Is it wrong to use Hawk-Eye given that it's available only in Croke Park?
Martin Breheny and Donnchadh Boyle debate the rights and wrongs of selective use of the new goal-line technology. Have your say in the poll and the comments
MARTIN BREHENY SAYS YES: Imagine if it was proposed that, by way of added assistance to match officials, an extra observer would keep a beady eye on proceedings from the stand and notify the referee if he spotted something untoward that had gone undetected on the pitch.
At the very least, it would lead to a vigorous debate. Now, imagine if the proposal stipulated that the 'eye in the stand' would apply to Croke Park only and that the usual service would apply at all other venues. It would be shot down in about 90 seconds by Congress.
Yet, the same delegates who would have vetoed that proposal happily supported the use of Hawk-Eye at this year's championship games in Croke Park, while the naked eye continues to rule elsewhere. Quite simply, they introduced a rule which sees the championship run under different rules, depending on the venue.
More specifically, they made it official GAA policy to bring guaranteed precision to score-detection to Croke Park only. The logic for this decision was based on the supposed requirement to see how Hawk-Eye worked out in Croke Park over two seasons before deciding whether to end the experiment or extend the technology countrywide.
Finance is likely to become an issue at that stage, since old Hawk-Eye won't come cheaply if asked to spread his wings to 32 county grounds.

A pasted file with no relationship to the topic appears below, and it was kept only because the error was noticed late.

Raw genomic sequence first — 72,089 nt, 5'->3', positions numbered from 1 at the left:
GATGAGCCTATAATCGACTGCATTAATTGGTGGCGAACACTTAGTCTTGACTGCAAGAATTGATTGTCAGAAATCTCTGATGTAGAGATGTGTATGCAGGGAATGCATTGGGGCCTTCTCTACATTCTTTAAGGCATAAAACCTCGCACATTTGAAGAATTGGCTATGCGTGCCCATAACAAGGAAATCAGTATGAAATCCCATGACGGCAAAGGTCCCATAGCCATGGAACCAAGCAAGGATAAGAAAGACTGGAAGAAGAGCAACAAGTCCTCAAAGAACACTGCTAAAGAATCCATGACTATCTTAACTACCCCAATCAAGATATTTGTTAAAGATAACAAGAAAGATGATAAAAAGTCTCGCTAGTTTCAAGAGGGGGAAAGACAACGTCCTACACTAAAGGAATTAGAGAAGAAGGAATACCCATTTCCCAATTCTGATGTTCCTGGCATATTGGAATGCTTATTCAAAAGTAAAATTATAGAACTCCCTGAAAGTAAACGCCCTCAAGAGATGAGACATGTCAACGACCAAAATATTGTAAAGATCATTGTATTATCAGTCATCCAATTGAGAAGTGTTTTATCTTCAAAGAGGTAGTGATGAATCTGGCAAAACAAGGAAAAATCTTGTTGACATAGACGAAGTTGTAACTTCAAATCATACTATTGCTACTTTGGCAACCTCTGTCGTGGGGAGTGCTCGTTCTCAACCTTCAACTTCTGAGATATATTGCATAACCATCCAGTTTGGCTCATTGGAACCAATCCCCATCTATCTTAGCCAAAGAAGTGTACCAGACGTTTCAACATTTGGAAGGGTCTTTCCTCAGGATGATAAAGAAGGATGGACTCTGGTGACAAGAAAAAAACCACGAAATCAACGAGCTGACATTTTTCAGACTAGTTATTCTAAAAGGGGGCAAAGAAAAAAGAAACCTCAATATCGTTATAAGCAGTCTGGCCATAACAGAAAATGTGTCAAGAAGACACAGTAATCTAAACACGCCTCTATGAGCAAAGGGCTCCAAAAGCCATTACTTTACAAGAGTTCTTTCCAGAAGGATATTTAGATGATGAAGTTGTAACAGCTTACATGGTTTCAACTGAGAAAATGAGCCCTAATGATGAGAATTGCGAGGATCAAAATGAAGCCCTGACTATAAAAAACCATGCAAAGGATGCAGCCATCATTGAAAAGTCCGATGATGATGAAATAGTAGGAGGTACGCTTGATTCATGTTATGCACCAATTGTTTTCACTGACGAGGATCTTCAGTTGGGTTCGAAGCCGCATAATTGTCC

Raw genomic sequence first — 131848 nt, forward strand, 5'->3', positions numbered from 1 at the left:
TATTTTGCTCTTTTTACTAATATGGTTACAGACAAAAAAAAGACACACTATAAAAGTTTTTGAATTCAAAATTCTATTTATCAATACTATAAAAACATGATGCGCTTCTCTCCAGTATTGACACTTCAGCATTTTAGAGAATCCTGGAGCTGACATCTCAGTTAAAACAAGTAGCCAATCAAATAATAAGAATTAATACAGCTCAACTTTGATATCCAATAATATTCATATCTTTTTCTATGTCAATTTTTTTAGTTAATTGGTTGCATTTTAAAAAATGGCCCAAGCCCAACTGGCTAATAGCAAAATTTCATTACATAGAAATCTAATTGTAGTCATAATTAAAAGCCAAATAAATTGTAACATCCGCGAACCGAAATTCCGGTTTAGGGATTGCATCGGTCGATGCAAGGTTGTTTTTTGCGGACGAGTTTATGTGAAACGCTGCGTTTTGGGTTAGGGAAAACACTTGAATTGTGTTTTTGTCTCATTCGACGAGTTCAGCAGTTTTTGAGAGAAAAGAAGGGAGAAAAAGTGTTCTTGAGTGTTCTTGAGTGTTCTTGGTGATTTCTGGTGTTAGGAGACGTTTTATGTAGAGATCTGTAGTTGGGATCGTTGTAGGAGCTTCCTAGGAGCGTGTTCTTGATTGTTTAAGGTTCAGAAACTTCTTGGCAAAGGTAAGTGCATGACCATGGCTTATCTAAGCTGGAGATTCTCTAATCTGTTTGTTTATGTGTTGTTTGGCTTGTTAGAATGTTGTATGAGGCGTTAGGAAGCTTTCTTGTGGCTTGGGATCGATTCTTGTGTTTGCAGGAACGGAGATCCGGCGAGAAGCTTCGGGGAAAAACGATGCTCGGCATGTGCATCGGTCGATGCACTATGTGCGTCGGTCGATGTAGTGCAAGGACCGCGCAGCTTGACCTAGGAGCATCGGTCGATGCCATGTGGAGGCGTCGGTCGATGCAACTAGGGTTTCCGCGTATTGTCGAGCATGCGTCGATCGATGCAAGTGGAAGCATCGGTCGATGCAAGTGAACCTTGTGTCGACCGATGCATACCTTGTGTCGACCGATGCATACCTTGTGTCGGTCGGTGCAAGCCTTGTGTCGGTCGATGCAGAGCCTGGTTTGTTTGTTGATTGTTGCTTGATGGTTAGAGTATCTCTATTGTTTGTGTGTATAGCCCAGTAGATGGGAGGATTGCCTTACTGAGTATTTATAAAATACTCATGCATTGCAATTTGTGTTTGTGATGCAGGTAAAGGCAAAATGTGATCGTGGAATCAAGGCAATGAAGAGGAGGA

Whatever the future holds, the present is faced with a glaring contradiction where score-detection technology applies in Croke Park only. One of the key principles of competition is that the same rules apply from start to finish.
The GAA has always held that as sacred – indeed, there have been occasions when the introduction of even minor rule adjustments had to be put back for a year because they couldn't come into force until a month after Congress, by which stage a few games had been played in the senior championships. However small the changes might have been, the GAA insisted that the championships could not be run under different rules.
Enter Hawk-Eye, exit the established principle of same competition, same rules. Nothing is more fundamental to hurling and football than point-scoring, yet the GAA is now happy to operate two sets of rules to decide on whether the ball has passed outside or inside the post.
The case has been put forward that if technology can eradicate score-detection errors then it would be illogical not to deploy it. However, that's altogether different from using technology selectively at one venue only, even if it is Croke Park.
For a start, it leaves the many counties who won't get to play in Croke Park relying on a score-detection method which the GAA authorities accept is unreliable. Do those counties not have the same rights as the lucky ones who frequent Croke Park?